For high-risk conditions, RDH intends that everything recommended for low- and medium-risk conditions is followed during installation (i.e., everything screwed tightly, follow manufacturer’s recommendations, seal cladding fasteners). In addition, specifically when Z-girts or spacer clips are used to support the cladding, the top edges of those girts or spacers should be sealed continuously with a liquid sealant or liquid flashing. Further, bottom drainage holes should be provided in each girt so water does not collect and pool on the girts and seep into the wall assembly.

Note that all of these best-practice recommendations relate to a variety of differing factors, so they all need to be taken into account individually and holistically when deciding whether or not to implement additional steps. When in doubt, particularly if a given building overlaps these three different risk levels in certain characteristics, the conservative approach would be to do more, not less, to protect against leakage.


The principles of creating high-performance exterior framed walls center on maintaining the continuity of WRBs and ABs over exterior sheathing. The testing procedures and results presented in this course are meant to inform architects and other design professionals on determining appropriate measures to take to help ensure continuity and avoid leakage under differing conditions of risk. Some of the primary conclusions include the following.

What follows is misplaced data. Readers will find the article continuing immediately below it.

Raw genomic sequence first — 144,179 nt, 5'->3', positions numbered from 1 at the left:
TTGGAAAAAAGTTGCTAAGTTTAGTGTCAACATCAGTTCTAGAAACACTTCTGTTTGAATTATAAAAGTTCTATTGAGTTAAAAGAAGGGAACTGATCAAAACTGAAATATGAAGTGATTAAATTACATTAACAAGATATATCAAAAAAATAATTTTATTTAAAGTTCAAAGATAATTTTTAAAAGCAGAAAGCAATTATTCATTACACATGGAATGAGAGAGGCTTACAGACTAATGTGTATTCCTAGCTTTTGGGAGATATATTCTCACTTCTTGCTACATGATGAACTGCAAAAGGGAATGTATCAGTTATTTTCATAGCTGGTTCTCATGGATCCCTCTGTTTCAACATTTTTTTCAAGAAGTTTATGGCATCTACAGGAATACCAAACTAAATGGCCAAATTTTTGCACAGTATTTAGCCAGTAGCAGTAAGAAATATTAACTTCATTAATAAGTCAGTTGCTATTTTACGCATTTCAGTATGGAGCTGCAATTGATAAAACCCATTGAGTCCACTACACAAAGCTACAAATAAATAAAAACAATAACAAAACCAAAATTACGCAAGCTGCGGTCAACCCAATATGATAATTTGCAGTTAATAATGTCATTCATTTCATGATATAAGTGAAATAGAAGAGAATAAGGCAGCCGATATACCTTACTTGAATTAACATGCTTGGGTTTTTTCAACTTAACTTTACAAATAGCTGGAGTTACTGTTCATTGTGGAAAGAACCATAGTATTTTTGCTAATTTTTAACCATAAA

Conclusion No. 1: Fasteners in Cladding Support Systems Can Leak in Heavy Weather Events

Testing has identified the real culprits in leakage is through fasteners that support cladding systems. While this was observed primarily in simulated weather events, those leaks have the potential to occur anytime.

Conclusion No. 2: Follow Best Practices Based on Building and Climate Conditions

Incorporating the best practices learned from this testing and known building science will help assure better performance of the WRB-AB in exterior walls. Remember the level of risk of leakage is based on different climate and construction factors as discussed, so discerning the conditions is the first step in determining the best practice strategies to follow.

Conclusion No. 3: Employ WRB and AB Strategies that Provide Drainable and Dry-able Wall Assemblies

In addition to purely considering WRB and AB membranes, provide construction techniques that address drying potential and vapor diffusion/permeability in the walls. This includes selecting a permeable sheathing/WRB-AB solution that will allow for proper drying of the wall if water does penetrate into the assembly for any reason.

Incorporating these conclusions into the design and construction of buildings will help improve the performance of exterior wall systems that use conventional framing and exterior sheathing with an integrated or liquid-applied WRB-AB.

Peter J. Arsenault, FAIA, NCARB, LEED AP, is a nationally known architect, consultant, continuing education presenter, and prolific author advancing building performance through better design. www.pjaarch.com, www.linkedin.com/in/pjaarch


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Originally published in Architectural Record